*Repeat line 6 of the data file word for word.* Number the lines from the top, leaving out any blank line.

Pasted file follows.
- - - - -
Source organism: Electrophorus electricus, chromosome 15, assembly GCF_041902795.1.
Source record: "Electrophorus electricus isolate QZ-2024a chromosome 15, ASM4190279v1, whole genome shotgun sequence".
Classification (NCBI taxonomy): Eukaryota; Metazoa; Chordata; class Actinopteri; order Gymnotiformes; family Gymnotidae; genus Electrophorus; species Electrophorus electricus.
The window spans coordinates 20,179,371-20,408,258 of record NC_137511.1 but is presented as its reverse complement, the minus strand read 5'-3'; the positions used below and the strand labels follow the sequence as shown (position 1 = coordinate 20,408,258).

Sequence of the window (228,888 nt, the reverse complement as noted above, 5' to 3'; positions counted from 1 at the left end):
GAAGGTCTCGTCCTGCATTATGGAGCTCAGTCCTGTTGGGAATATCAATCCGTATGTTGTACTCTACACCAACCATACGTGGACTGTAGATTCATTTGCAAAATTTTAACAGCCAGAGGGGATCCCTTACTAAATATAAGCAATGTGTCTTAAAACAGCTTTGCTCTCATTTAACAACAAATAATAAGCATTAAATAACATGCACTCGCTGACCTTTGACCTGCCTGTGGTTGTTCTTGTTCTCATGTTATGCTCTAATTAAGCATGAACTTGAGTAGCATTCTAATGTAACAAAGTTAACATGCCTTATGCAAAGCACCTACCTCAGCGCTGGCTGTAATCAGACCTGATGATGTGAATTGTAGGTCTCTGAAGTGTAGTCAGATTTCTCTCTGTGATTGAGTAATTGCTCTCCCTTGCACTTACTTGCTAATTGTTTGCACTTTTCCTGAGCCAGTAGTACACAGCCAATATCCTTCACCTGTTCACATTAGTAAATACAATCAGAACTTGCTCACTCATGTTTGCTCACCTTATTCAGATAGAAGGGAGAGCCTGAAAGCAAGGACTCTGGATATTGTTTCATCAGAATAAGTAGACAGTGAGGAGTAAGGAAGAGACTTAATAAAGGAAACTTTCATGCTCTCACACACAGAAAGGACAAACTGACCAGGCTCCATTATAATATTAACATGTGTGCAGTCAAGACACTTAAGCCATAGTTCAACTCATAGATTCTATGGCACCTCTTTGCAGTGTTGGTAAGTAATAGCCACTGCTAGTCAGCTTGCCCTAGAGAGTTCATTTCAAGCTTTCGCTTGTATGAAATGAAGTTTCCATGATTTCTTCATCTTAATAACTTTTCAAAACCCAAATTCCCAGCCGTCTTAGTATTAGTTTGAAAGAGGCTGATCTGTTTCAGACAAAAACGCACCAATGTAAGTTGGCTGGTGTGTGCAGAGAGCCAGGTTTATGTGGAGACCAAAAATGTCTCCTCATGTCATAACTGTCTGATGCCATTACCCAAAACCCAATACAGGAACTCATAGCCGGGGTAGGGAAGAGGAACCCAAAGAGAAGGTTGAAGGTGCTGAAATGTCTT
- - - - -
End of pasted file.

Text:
GAAGGTCTCGTCCTGCATTATGGAGCTCAGTCCTGTTGGGAATATCAATCCGTATGTTGTACTCTACACCAACCATACGTGGACTGTAGATTCATTTGCAAAATTTTAACAGCCAGAGGGGATCCCTTACTAAATATAAGCAATGTGTCTTAAAACAGCTTTGCTCTCATTTAACAACAAATAATAAGCATTAAATAACATGCACTCGCTGACCTTTGACCTGCCTGTGGTTGTTCTTGTTCTCATGTTATGCTCTAATTAAGCATGAACTTGAGTAGCATTCTAATGTAACAAAGTTAACATGCCTTATGCAAAGCACCTACCTCAGCGCTGGCTGTAATCAGACCTGATGATGTGAATTGTAGGTCTCTGAAGTGTAGTCAGATTTCTCTCTGTGATTGAGTAATTGCTCTCCCTTGCACTTACTTGCTAATTGTTTGCACTTTTCCTGAGCCAGTAGTACACAGCCAATATCCTTCACCTGTTCACATTAGTAAATACAATCAGAACTTGCTCACTCATGTTTGCTCACCTTATTCAGATAGAAGGGAGAGCCTGAAAGCAAGGACTCTGGATATTGTTTCATCAGAATAAGTAGACAGTGAGGAGTAAGGAAGAGACTTAATAAAGGAAACTTTCATGCTCTCACACACAGAAAGGACAAACTGACCAGGCTCCATTATAATATTAACATGTGTGCAGTCAAGACACTTAAGCCATAGTTCAACTCATAGATTCTATGGCACCTCTTTGCAGTGTTGGTAAGTAATAGCCACTGCTAGTCAGCTTGCCCTAGAGAGTTCATTTCAAGCTTTCGCTTGTATGAAATGAAGTTTCCATGATTTCTTCATCTTAATAACTTTTCAAAACCCAAATTCCCAGCCGTCTTAGTATTAGTTTGAAAGAGGCTGATCTGTTTCAGACAAAAACGCACCAATGTAAGTTGGCTGGTGTGTGCAGAGAGCCAGGTTTATGTGGAGACCAAAAATGTCTCCTCATGTCATAACTGTCTGATGCCATTACCCAAAACCCAATACAGGAACTCATAGCCGGGGTAGGGAAGAGGAACCCAAAGAGAAGGTTGAAGGTGCTGAAATGTCTT